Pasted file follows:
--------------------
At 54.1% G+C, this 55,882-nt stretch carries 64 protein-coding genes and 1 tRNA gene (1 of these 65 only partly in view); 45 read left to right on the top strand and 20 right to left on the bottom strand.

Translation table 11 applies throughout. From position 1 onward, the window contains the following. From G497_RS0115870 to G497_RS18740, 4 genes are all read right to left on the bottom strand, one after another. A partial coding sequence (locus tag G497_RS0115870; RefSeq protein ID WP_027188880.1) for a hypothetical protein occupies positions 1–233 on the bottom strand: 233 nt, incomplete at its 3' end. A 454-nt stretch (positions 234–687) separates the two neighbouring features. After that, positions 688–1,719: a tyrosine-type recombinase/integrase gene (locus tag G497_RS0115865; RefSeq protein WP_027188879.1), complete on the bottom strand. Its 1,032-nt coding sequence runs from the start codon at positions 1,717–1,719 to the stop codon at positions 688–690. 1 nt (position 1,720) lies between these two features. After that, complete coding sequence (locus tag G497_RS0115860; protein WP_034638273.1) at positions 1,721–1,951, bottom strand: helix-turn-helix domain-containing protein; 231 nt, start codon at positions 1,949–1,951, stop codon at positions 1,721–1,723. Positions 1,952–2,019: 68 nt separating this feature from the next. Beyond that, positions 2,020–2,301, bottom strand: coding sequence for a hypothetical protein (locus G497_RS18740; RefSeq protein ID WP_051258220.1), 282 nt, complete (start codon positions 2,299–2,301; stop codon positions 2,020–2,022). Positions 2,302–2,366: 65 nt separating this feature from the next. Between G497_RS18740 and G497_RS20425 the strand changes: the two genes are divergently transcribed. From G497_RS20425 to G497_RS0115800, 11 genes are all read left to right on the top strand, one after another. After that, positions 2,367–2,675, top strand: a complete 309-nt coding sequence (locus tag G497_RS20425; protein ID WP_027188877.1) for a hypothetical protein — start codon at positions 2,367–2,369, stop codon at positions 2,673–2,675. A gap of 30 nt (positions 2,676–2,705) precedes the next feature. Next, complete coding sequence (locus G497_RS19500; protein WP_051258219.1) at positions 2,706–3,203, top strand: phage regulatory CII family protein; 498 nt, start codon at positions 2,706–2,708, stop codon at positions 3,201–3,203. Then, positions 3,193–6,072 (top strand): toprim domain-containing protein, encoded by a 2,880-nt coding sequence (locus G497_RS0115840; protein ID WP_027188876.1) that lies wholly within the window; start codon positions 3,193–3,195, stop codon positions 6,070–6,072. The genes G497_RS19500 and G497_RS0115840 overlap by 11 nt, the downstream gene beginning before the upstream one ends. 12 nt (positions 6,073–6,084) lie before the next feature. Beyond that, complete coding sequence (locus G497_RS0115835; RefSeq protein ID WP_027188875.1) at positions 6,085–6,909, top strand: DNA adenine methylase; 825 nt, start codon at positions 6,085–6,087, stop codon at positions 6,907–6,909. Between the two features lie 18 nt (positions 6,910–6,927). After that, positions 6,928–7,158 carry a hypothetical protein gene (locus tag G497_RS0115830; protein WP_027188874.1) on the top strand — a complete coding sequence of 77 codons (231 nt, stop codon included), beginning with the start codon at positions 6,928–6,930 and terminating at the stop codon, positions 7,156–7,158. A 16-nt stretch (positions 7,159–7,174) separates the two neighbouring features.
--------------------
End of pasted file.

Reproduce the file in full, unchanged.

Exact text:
At 54.1% G+C, this 55,882-nt stretch carries 64 protein-coding genes and 1 tRNA gene (1 of these 65 only partly in view); 45 read left to right on the top strand and 20 right to left on the bottom strand.

Translation table 11 applies throughout. From position 1 onward, the window contains the following. From G497_RS0115870 to G497_RS18740, 4 genes are all read right to left on the bottom strand, one after another. A partial coding sequence (locus tag G497_RS0115870; RefSeq protein ID WP_027188880.1) for a hypothetical protein occupies positions 1–233 on the bottom strand: 233 nt, incomplete at its 3' end. A 454-nt stretch (positions 234–687) separates the two neighbouring features. After that, positions 688–1,719: a tyrosine-type recombinase/integrase gene (locus tag G497_RS0115865; RefSeq protein WP_027188879.1), complete on the bottom strand. Its 1,032-nt coding sequence runs from the start codon at positions 1,717–1,719 to the stop codon at positions 688–690. 1 nt (position 1,720) lies between these two features. After that, complete coding sequence (locus tag G497_RS0115860; protein WP_034638273.1) at positions 1,721–1,951, bottom strand: helix-turn-helix domain-containing protein; 231 nt, start codon at positions 1,949–1,951, stop codon at positions 1,721–1,723. Positions 1,952–2,019: 68 nt separating this feature from the next. Beyond that, positions 2,020–2,301, bottom strand: coding sequence for a hypothetical protein (locus G497_RS18740; RefSeq protein ID WP_051258220.1), 282 nt, complete (start codon positions 2,299–2,301; stop codon positions 2,020–2,022). Positions 2,302–2,366: 65 nt separating this feature from the next. Between G497_RS18740 and G497_RS20425 the strand changes: the two genes are divergently transcribed. From G497_RS20425 to G497_RS0115800, 11 genes are all read left to right on the top strand, one after another. After that, positions 2,367–2,675, top strand: a complete 309-nt coding sequence (locus tag G497_RS20425; protein ID WP_027188877.1) for a hypothetical protein — start codon at positions 2,367–2,369, stop codon at positions 2,673–2,675. A gap of 30 nt (positions 2,676–2,705) precedes the next feature. Next, complete coding sequence (locus G497_RS19500; protein WP_051258219.1) at positions 2,706–3,203, top strand: phage regulatory CII family protein; 498 nt, start codon at positions 2,706–2,708, stop codon at positions 3,201–3,203. Then, positions 3,193–6,072 (top strand): toprim domain-containing protein, encoded by a 2,880-nt coding sequence (locus G497_RS0115840; protein ID WP_027188876.1) that lies wholly within the window; start codon positions 3,193–3,195, stop codon positions 6,070–6,072. The genes G497_RS19500 and G497_RS0115840 overlap by 11 nt, the downstream gene beginning before the upstream one ends. 12 nt (positions 6,073–6,084) lie before the next feature. Beyond that, complete coding sequence (locus G497_RS0115835; RefSeq protein ID WP_027188875.1) at positions 6,085–6,909, top strand: DNA adenine methylase; 825 nt, start codon at positions 6,085–6,087, stop codon at positions 6,907–6,909. Between the two features lie 18 nt (positions 6,910–6,927). After that, positions 6,928–7,158 carry a hypothetical protein gene (locus tag G497_RS0115830; protein WP_027188874.1) on the top strand — a complete coding sequence of 77 codons (231 nt, stop codon included), beginning with the start codon at positions 6,928–6,930 and terminating at the stop codon, positions 7,156–7,158. A 16-nt stretch (positions 7,159–7,174) separates the two neighbouring features.